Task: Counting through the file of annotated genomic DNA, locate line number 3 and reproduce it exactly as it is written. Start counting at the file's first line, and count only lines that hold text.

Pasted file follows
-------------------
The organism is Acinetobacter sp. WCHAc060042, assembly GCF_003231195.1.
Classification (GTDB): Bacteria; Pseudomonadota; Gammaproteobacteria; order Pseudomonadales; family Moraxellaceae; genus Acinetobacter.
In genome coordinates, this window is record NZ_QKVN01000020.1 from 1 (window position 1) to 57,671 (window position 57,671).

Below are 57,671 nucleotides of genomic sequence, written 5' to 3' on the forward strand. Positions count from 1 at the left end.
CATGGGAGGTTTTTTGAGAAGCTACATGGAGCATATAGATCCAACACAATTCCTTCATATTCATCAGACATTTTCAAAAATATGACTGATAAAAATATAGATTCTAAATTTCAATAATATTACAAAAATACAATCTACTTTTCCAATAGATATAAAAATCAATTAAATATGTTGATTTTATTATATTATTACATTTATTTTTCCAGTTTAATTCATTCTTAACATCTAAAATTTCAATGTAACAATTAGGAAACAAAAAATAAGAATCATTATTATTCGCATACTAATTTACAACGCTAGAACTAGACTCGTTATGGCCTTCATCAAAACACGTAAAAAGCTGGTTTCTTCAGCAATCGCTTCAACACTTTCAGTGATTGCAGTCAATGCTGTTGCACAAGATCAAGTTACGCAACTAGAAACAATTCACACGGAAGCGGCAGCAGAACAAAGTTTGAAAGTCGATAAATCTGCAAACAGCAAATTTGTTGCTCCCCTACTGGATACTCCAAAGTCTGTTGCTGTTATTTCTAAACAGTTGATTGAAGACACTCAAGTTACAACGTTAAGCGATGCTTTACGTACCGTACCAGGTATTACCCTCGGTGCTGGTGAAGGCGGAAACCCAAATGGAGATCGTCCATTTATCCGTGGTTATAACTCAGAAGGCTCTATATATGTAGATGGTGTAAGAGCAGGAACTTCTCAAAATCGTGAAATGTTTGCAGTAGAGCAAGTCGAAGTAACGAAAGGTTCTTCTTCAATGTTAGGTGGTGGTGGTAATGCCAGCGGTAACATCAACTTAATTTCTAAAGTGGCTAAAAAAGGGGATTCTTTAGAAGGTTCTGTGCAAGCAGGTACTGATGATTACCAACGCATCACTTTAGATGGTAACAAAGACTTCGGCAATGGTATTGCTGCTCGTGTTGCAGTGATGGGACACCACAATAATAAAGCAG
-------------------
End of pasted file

In genome coordinates, this window is record NZ_QKVN01000020.1 from 1 (window position 1) to 57,671 (window position 57,671).